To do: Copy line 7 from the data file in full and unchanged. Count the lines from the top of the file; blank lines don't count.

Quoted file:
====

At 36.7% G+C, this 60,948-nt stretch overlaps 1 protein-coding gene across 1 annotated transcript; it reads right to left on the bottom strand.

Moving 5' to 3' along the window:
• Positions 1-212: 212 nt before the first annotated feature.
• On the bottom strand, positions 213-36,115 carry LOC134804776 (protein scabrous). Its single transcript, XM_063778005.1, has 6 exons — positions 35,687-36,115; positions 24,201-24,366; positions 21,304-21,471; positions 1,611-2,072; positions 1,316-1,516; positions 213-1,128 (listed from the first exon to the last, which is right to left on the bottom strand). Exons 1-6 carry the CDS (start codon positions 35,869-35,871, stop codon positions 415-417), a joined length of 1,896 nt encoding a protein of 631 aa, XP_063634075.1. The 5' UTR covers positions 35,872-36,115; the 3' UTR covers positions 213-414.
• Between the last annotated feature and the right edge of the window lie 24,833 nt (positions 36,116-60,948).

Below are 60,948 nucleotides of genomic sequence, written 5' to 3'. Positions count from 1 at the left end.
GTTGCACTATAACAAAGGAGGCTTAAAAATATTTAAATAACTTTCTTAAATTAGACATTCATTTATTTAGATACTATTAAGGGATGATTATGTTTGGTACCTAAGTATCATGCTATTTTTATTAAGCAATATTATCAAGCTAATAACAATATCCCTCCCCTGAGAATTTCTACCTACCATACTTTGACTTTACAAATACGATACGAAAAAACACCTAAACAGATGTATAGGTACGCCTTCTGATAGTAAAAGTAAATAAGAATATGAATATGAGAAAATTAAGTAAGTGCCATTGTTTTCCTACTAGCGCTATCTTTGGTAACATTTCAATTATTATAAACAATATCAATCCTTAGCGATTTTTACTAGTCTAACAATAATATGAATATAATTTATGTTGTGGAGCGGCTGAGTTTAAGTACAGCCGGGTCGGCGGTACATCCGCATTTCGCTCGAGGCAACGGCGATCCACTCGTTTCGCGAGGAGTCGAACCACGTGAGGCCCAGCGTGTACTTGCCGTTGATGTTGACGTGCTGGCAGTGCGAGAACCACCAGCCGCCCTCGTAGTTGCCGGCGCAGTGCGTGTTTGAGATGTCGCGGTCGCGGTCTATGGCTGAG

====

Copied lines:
GTTGCACTATAACAAAGGAGGCTTAAAAATATTTAAATAACTTTCTTAAATTAGACATTCATTTATTTAGATACTATTAAGGGATGATTATGTTTGGTACCTAAGTATCATGCTATTTTTATTAAGCAATATTATCAAGCTAATAACAATATCCCTCCCCTGAGAATTTCTACCTACCATACTTTGACTTTACAAATACGATACGAAAAAACACCTAAACAGATGTATAGGTACGCCTTCTGATAGTAAAAGTAAATAAGAATATGAATATGAGAAAATTAAGTAAGTGCCATTGTTTTCCTACTAGCGCTATCTTTGGTAACATTTCAATTATTATAAACAATATCAATCCTTAGCGATTTTTACTAGTCTAACAATAATATGAATATAATTTATGTTGTGGAGCGGCTGAGTTTAAGTACAGCCGGGTCGGCGGTACATCCGCATTTCGCTCGAGGCAACGGCGATCCACTCGTTTCGCGAGGAGTCGAACCACGTGAGGCCCAGCGTGTACTTGCCGTTGATGTTGACGTGCTGGCAGTGCGAGAACCACCAGCCGCCCTCGTAGTTGCCGGCGCAGTGCGTGTTTGAGATGTCGCGGTCGCGGTCTATGGCTGAG